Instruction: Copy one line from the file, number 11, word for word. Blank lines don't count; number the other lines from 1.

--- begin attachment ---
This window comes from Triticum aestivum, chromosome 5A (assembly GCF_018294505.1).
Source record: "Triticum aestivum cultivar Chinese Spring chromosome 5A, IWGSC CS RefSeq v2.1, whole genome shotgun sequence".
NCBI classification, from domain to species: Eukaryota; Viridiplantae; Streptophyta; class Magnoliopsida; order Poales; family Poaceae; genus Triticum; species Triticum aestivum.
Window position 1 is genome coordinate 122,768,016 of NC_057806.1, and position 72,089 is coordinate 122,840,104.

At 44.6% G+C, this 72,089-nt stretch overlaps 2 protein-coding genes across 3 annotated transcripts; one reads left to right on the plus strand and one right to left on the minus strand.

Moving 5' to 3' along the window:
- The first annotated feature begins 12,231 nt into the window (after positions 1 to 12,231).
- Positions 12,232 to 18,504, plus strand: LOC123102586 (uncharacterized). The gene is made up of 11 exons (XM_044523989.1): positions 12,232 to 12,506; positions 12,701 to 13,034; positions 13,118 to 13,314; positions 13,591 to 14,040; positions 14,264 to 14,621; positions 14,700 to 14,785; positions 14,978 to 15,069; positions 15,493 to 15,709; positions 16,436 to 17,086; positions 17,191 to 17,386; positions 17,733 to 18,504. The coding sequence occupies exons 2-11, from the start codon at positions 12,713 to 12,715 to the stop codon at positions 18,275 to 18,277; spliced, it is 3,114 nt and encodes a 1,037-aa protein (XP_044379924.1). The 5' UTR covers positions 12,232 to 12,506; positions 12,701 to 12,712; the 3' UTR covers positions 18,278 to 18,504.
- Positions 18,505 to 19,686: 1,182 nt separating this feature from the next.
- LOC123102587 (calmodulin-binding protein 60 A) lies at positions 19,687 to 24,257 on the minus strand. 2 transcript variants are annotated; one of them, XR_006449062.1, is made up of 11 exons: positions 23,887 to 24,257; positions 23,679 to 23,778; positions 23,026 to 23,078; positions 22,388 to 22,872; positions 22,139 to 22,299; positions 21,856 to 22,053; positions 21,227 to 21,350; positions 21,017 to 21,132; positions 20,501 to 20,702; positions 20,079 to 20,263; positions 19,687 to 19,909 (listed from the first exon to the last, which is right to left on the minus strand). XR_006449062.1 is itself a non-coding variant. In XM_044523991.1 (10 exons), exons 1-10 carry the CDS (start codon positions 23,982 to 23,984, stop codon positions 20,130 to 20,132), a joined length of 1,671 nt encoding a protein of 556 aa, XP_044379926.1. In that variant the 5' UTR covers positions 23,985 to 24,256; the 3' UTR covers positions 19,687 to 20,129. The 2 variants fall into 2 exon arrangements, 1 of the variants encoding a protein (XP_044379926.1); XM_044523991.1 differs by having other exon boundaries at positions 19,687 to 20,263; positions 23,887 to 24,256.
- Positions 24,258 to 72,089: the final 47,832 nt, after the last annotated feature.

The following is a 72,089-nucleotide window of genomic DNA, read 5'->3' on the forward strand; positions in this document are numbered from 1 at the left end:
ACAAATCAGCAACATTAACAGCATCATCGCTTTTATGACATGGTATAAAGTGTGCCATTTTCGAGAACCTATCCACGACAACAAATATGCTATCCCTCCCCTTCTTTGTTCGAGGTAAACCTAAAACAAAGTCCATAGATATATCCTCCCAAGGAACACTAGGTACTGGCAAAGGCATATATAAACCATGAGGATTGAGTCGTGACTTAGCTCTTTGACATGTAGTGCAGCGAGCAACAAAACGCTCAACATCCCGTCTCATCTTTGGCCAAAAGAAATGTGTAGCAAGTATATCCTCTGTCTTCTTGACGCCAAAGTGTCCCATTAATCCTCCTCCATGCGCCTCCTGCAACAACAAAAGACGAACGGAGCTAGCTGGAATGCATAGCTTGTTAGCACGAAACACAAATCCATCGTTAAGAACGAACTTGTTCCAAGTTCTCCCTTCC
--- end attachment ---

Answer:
- Positions 24,258 to 72,089: the final 47,832 nt, after the last annotated feature.